The mean prostate size in this series, of 56 g is within the limits described for safe TURP[4],[5] There were 2 (14.3%) outliers, with prostate sizes much >60 g. These two had channelization for malignant prostatic obstruction. Twenty-one point five percent (21.5%) of the patients had comorbidities and this was similar to the report by Alhasan et al. in which 502 patients were reviewed.[3] Eighty-five point seven percent (85.7%) of the patients had an educational level of secondary school and above. This, in a lot of cases, is a surrogate for socioeconomic class and thus, a predictor of affordability.[6],[7],[8] Twenty-one point five percent (21.5%) of them had refractory AUR, and this correlated closely with those that had uropathogens isolated (28.6%). This is not surprising, as all who had AUR were also catheter dependent before the procedure. This is associated with a 100% rate of UTI when urethral catheterization is prolonged.[9] The 14.3% incidence of cancer of the prostate in this series remained so even postoperatively. This may be due to the combined use of DRE, prostate-specific antigen and transrectal ultrasonography for preoperative evaluation of patients with prostatic obstruction. Thus, enabling most prostate cancers to be diagnosed preoperatively.[10] None of the patients had perioperative blood transfusion. This is an encouraging observation because of the associated potential complications of blood transfusion.[11],[12] Furthermore, this is in sharp contrast to open prostatectomy, in which case the transfusion rate may be as high as 15%.[5] None had TUR syndrome. This seems surprising, as a number of the procedures lasted beyond 90 min, and the irrigant used was hypotonic. This observation is further amplified by the fact that the mean age of 66.5 years noted in this study, (being in the age bracket for the elderly) is an independent risk factor for TUR syndrome.[13] Furthermore, capsular perforation was also not noted in any of the cases. It has been shown by several researchers that true predictors of risk for TUR syndrome are the amount of fluid absorbed and serum level of sodium at the end of the procedure.[13],[14] These two variables were, however, not documented perioperatively. Moreover, it is difficult to accurately assess the impact of time as a variable, on the amount of fluid absorbed and the subsequent serum level of sodium.[13],[14] From the foregoing, it seems likely that a combination of factors with varying degrees of impact rather than any single parameter, will more accurately determine the risk for TUR syndrome. The duration of hospital stay ranged between 2 and 9 days. The mean duration of hospital stay was 4.3 days. This is similar to the findings reported by Kubba et al. who noted a mean duration of hospital stay of 5 days in a study of 539 men undergoing TURP in a district general hospital in the UK.[15] This finding is, however, at variance with the duration of hospital stay in other reports, which ranged between 2 and 2.7 days.[16],[17],[18] In our series, only one patient (7.1%) stayed beyond 7 days (9 days). This patient, aged 67 years, was also the only patient that had postoperative AUR necessitating recatheterization. Studies in the literature have shown old age and persistence of voiding symptoms as statistically significant risk factors for a prolonged hospital stay.[15],[19] However, postoperative AUR in this patient may be associated with the postoperative edema or detrusor failure. Furthermore, inadequate resection is also a possibility, in this stage of our learning curve.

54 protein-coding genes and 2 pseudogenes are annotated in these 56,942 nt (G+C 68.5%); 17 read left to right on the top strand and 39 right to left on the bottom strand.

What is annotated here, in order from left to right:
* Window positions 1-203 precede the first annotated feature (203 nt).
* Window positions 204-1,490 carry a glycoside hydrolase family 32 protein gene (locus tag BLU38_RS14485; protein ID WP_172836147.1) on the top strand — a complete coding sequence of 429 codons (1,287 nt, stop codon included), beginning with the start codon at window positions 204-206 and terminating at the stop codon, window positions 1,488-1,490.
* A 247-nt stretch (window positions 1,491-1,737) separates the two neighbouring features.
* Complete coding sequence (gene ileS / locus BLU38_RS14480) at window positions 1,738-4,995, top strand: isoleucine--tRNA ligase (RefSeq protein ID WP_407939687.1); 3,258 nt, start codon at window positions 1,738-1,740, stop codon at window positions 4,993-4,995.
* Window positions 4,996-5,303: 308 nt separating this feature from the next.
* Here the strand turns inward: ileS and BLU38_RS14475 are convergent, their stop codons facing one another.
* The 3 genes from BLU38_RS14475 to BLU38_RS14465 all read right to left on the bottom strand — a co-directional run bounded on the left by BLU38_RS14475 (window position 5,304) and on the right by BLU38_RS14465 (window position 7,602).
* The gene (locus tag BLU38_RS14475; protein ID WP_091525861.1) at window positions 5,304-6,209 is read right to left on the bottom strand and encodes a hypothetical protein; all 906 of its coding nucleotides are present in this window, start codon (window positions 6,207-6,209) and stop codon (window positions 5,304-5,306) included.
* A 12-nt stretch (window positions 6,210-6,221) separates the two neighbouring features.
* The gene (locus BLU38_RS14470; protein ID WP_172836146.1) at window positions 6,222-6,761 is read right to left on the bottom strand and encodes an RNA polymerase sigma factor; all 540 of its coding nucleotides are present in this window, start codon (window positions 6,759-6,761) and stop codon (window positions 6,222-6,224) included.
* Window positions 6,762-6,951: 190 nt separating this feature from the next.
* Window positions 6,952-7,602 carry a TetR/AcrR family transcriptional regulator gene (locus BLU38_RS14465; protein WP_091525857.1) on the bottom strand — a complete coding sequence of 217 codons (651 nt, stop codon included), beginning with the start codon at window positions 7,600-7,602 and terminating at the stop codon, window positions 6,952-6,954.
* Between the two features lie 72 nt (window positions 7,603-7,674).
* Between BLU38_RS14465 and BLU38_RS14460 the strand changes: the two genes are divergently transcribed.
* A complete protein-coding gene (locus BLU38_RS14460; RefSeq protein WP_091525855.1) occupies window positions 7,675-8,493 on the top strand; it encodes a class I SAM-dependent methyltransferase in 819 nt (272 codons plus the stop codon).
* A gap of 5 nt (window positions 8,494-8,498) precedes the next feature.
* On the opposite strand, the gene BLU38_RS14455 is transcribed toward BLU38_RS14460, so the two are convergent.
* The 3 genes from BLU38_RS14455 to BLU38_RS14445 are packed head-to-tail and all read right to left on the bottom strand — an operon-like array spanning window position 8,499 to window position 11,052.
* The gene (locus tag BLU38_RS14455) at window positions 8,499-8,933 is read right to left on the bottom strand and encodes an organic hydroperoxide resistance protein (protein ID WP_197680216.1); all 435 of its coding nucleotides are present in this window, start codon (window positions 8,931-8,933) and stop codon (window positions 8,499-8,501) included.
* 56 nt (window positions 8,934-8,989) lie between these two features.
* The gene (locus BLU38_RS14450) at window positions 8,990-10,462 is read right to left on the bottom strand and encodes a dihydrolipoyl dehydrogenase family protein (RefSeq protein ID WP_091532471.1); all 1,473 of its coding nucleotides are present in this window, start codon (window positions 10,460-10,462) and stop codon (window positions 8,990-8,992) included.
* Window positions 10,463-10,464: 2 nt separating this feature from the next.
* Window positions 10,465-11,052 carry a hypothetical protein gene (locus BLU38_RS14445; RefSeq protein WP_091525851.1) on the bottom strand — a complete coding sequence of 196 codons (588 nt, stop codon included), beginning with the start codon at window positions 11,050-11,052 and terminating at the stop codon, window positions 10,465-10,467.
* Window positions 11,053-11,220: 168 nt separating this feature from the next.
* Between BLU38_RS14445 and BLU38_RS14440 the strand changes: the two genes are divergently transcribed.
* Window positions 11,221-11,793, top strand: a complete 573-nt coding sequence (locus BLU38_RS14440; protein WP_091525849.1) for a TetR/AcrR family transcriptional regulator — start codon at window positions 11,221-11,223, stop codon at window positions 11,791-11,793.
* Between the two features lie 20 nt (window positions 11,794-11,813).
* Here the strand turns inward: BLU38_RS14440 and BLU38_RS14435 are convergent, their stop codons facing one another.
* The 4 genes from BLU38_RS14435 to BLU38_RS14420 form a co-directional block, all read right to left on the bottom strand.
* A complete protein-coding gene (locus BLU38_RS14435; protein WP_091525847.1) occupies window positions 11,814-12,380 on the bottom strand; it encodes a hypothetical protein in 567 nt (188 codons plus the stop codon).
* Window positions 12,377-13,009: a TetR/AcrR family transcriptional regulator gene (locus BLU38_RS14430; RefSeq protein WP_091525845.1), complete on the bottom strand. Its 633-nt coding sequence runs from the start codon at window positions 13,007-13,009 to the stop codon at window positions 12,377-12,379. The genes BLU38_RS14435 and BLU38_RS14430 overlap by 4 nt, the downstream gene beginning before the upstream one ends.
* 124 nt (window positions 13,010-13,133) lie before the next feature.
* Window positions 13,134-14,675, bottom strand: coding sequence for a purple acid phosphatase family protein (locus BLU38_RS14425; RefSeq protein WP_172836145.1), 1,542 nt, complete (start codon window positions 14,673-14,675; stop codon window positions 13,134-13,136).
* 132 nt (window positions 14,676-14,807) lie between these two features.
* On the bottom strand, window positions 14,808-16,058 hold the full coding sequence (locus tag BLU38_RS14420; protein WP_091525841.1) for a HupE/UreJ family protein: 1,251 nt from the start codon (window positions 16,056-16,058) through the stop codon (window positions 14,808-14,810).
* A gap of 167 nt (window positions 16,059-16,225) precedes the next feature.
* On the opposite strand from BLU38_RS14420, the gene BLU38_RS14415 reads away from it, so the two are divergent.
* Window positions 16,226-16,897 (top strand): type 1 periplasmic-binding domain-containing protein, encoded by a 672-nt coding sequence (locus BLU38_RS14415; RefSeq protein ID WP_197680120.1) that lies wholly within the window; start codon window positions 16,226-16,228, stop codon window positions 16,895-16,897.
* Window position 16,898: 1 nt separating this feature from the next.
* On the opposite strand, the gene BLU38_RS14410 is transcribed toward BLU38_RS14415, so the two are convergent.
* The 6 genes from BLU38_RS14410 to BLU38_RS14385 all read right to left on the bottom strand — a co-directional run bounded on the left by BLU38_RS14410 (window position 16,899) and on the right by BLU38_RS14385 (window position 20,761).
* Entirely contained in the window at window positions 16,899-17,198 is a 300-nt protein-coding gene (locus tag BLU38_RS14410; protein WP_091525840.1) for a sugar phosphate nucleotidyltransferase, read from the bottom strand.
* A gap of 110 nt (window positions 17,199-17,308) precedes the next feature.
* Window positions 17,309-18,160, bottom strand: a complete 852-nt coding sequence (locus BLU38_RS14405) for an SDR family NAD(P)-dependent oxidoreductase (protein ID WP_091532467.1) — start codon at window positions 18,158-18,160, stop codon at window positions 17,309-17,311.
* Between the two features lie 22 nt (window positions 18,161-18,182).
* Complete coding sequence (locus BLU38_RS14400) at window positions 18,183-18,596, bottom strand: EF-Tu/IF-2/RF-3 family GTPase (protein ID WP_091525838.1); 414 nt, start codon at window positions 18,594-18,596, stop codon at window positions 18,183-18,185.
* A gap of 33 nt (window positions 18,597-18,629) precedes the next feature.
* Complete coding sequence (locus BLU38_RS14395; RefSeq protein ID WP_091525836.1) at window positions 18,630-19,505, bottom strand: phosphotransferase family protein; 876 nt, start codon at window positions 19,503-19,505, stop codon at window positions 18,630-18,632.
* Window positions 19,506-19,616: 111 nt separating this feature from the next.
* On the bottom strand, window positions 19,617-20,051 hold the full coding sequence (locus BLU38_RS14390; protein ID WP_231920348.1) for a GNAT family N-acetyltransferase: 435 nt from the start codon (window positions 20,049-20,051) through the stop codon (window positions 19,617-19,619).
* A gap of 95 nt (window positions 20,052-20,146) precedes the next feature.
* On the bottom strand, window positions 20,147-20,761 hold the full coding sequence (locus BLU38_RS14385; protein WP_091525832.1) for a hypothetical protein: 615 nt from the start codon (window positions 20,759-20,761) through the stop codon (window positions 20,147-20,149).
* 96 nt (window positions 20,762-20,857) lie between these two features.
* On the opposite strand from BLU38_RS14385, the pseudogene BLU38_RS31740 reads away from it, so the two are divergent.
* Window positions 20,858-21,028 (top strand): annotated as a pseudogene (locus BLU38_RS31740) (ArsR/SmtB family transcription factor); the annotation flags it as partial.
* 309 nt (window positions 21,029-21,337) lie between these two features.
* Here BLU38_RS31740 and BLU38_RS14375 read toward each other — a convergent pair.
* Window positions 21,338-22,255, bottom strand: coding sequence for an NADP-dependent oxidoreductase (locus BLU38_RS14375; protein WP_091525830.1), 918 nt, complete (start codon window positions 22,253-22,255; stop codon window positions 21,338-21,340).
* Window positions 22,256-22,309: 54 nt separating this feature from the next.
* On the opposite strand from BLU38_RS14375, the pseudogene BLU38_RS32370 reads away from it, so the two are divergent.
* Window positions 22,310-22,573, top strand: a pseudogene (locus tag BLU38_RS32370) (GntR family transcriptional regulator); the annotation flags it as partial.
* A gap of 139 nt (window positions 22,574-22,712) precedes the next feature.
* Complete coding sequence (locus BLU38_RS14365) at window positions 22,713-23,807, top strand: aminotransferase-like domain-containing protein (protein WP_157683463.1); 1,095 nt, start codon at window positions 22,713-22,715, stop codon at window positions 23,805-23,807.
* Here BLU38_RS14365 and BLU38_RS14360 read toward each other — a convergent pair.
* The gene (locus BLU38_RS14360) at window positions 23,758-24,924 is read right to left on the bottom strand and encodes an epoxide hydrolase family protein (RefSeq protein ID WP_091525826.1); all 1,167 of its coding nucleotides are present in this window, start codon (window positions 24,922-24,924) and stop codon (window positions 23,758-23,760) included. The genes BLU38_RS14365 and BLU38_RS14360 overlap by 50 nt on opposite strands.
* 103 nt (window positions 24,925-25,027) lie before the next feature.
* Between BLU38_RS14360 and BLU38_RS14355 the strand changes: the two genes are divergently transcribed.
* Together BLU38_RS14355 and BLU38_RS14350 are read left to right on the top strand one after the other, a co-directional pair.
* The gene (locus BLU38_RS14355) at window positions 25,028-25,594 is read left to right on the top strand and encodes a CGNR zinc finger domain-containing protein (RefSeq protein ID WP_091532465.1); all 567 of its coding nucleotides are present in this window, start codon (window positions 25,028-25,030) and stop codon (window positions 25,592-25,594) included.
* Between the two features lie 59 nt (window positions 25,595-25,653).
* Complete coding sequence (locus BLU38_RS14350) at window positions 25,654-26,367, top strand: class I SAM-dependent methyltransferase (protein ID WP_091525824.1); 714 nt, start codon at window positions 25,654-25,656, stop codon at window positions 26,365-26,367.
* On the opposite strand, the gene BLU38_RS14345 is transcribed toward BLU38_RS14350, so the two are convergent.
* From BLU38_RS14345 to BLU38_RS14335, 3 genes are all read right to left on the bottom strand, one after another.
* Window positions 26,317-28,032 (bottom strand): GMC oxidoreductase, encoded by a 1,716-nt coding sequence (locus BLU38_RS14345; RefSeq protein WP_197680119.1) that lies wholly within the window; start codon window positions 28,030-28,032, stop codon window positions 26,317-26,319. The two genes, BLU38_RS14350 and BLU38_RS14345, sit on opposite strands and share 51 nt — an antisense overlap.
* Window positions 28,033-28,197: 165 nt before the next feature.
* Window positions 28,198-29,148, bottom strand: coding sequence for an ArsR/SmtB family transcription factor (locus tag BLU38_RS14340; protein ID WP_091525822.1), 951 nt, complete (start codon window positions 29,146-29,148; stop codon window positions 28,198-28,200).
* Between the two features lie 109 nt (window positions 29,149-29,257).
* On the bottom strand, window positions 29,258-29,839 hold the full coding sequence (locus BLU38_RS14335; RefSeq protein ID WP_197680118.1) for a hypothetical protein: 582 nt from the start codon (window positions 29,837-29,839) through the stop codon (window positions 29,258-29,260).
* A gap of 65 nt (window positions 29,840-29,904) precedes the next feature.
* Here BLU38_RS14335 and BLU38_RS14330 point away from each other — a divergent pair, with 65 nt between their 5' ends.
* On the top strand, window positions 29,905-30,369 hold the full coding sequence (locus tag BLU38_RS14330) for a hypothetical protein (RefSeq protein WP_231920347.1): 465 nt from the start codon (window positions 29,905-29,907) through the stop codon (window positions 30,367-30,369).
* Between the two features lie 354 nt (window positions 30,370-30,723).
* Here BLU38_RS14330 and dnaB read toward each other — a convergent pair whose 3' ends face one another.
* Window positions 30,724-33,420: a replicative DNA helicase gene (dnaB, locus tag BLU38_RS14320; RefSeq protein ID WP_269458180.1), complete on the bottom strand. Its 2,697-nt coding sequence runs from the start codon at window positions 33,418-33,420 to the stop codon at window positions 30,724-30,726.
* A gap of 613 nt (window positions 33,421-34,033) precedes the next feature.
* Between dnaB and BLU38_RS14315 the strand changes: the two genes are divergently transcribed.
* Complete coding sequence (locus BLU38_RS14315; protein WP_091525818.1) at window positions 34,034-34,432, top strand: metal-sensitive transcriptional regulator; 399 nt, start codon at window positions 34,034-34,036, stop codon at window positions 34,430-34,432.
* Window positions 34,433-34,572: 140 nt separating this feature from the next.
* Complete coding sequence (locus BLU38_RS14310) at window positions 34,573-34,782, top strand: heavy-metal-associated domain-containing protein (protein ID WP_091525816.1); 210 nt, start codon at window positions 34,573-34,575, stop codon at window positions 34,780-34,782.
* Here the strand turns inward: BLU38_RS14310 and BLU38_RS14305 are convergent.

Conclusion Top


TURP is effective and associated with a low incidence of perioperative morbidities and complications, and high patient satisfaction rates. These obvious advantages notwithstanding, it remains largely inaccessible and unaffordable to the bulk of the poor patients. Provision of needed equipment and rigorous training of the younger urologists and residents along this line will help bridge this gap. These findings, however, remain to be verified with a long-term study involving a larger number of patients.

Limitations

This study is limited by several issues.

First, assessment of outcome was done subjectively. Objective assessment of outcome using International Prostate Symptom Score (IPSS) and uroflowmetry would definitely have lent more strength to this study. However, as at the time this study was carried out, the center had no facility for uroflowmetry. Even though IPSS could have been done in the least, this instrument was not routinely used at that time in our center for no obvious reasons.